Uniform & Etiquette

The Jitsu Foundation uniform is know by its Japanese name ‘judogi’ but is generally referred to its abbreviated name of  ’gi’ and comprises of a re-inforced jacket, trousers and a belt. The principle being that everyone wears the same uniform and the only distinguishing markings are earned, in the form of coloured belts, hakama and black “over-gi”.


A Jitsu Foundation badge is worn on the right upper arm. This is the only permitted badge and is a condition of grading and participation in events and courses. The Foundation badge is also an indicator of grade.


Beginners wear loose clothes, often a t-shirt and track suit trousers, however they often quickly opt to purchase a hard wearing judogi, which can be purchased from the club. You can purchase your own but we recommend you buy from the club as there are many different types, some not strong enough, some more expensive than you need and profits go into club funds which helps the running of the club.

Beginners wear a white belt.


For hygiene reasons and respect for those that you train with, the gi should be washed regularly, sometimes after each training session, and folded in the correct manner to prevent creasing. Coloured belts are awarded at gradings and signify a student’s position within the ranking system of The Jitsu Foundation.


The Jitsu Foundation teaches Jiu Jitsu, a contact martial art that requires the concentration and control of those who wish practice the art.


Due to the nature of any contact activity, the Foundation requires that all its members abide by a strict and logical code of conduct. This ensures a safe and happy learning environment for all.




This is the room in which you train, it can be a village hall, sports hall, squash court, but when the mats are down the room then becomes a dojo and correct rules apply. The dojo floor is covered with reinforced mats known as judo mats or tatami; used to absorb the impact of falls. Footwear must not be worn on the mat.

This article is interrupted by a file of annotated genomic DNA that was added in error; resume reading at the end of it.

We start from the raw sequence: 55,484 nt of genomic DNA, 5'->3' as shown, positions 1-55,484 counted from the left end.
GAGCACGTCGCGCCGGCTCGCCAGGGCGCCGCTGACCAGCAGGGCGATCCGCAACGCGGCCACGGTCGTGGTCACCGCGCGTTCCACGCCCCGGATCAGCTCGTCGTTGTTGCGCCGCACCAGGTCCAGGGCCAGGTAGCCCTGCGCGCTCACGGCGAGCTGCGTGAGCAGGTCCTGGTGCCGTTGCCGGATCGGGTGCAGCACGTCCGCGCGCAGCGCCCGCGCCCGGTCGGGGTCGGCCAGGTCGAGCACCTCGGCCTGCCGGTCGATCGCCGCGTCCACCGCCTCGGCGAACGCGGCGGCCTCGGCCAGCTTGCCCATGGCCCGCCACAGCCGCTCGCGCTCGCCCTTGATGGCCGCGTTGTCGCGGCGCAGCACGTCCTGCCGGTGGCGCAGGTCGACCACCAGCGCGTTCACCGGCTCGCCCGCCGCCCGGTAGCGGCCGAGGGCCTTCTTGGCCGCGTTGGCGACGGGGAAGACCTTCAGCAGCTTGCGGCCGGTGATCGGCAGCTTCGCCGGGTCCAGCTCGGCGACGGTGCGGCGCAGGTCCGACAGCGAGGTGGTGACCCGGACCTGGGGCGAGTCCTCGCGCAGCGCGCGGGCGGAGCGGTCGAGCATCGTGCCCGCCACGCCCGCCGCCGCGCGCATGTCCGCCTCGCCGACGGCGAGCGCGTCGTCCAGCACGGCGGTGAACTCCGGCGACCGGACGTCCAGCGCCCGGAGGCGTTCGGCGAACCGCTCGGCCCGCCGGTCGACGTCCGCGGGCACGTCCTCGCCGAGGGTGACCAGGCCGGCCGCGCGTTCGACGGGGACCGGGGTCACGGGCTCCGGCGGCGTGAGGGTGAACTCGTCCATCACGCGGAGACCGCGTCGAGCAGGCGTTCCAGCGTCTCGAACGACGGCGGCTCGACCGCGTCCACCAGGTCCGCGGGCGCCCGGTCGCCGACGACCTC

Good manners / etiquette

- bow on entry and exit to the dojo
- no smoking, drinking, swearing, or inappropriate behaviour, treat the dojo as if it is someone’s house and you are a guest
- shoes or zori should be worn when not on the mat
- clean feet
- clean gi

For safety
- short finger and toe nails, as we have close contact with each other and don’t want to cause any scratching
- remove jewelry

So the instructor knows where everyone is
- ask permission  before stepping onto the mat,  to avoid collisions
- ask permission to leave the mat & dojo, so we can look after people if they don’t feel well etc.




This is the name given to the traditional Japanese bow or salutation, similar to
the western shaking hands. The bow should be performed correctly. The standing
bow is performed with feet together, bending forwards at the waist with alignment
of neck and back, hands move down the front of the legs until the body
forms approx 30 degree angle.


The kneeling bow is more formal, and is performed at the beginning and end of
the training session, marking the start and finish of training.




This term is the Japanese name for instructor. All instructors are referred to as
sensei. Instructors are those that hold the rank of 1st kyu brown belt and above.




Means stop or halt, and must be adhered to immediately for safety reasons.


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